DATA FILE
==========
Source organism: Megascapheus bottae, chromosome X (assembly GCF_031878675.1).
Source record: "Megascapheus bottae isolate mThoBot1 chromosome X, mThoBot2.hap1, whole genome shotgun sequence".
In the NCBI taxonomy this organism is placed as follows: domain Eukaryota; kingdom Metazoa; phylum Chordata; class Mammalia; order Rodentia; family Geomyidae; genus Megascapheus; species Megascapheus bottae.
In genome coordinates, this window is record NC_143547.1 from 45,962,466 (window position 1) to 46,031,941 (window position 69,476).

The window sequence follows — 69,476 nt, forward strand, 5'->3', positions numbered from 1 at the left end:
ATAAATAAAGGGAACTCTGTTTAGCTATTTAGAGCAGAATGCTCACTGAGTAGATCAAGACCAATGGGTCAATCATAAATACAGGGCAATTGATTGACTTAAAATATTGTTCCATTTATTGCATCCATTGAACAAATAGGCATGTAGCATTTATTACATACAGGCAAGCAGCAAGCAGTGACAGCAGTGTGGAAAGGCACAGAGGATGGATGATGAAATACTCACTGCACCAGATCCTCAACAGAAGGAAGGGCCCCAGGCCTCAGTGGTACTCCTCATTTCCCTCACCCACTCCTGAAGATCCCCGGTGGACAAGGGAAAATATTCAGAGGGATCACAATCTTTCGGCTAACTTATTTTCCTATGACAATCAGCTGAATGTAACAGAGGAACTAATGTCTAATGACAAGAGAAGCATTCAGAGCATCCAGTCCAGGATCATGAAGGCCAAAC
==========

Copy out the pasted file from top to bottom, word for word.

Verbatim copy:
Source organism: Megascapheus bottae, chromosome X (assembly GCF_031878675.1).
Source record: "Megascapheus bottae isolate mThoBot1 chromosome X, mThoBot2.hap1, whole genome shotgun sequence".
In the NCBI taxonomy this organism is placed as follows: domain Eukaryota; kingdom Metazoa; phylum Chordata; class Mammalia; order Rodentia; family Geomyidae; genus Megascapheus; species Megascapheus bottae.
In genome coordinates, this window is record NC_143547.1 from 45,962,466 (window position 1) to 46,031,941 (window position 69,476).

The window sequence follows — 69,476 nt, forward strand, 5'->3', positions numbered from 1 at the left end:
ATAAATAAAGGGAACTCTGTTTAGCTATTTAGAGCAGAATGCTCACTGAGTAGATCAAGACCAATGGGTCAATCATAAATACAGGGCAATTGATTGACTTAAAATATTGTTCCATTTATTGCATCCATTGAACAAATAGGCATGTAGCATTTATTACATACAGGCAAGCAGCAAGCAGTGACAGCAGTGTGGAAAGGCACAGAGGATGGATGATGAAATACTCACTGCACCAGATCCTCAACAGAAGGAAGGGCCCCAGGCCTCAGTGGTACTCCTCATTTCCCTCACCCACTCCTGAAGATCCCCGGTGGACAAGGGAAAATATTCAGAGGGATCACAATCTTTCGGCTAACTTATTTTCCTATGACAATCAGCTGAATGTAACAGAGGAACTAATGTCTAATGACAAGAGAAGCATTCAGAGCATCCAGTCCAGGATCATGAAGGCCAAAC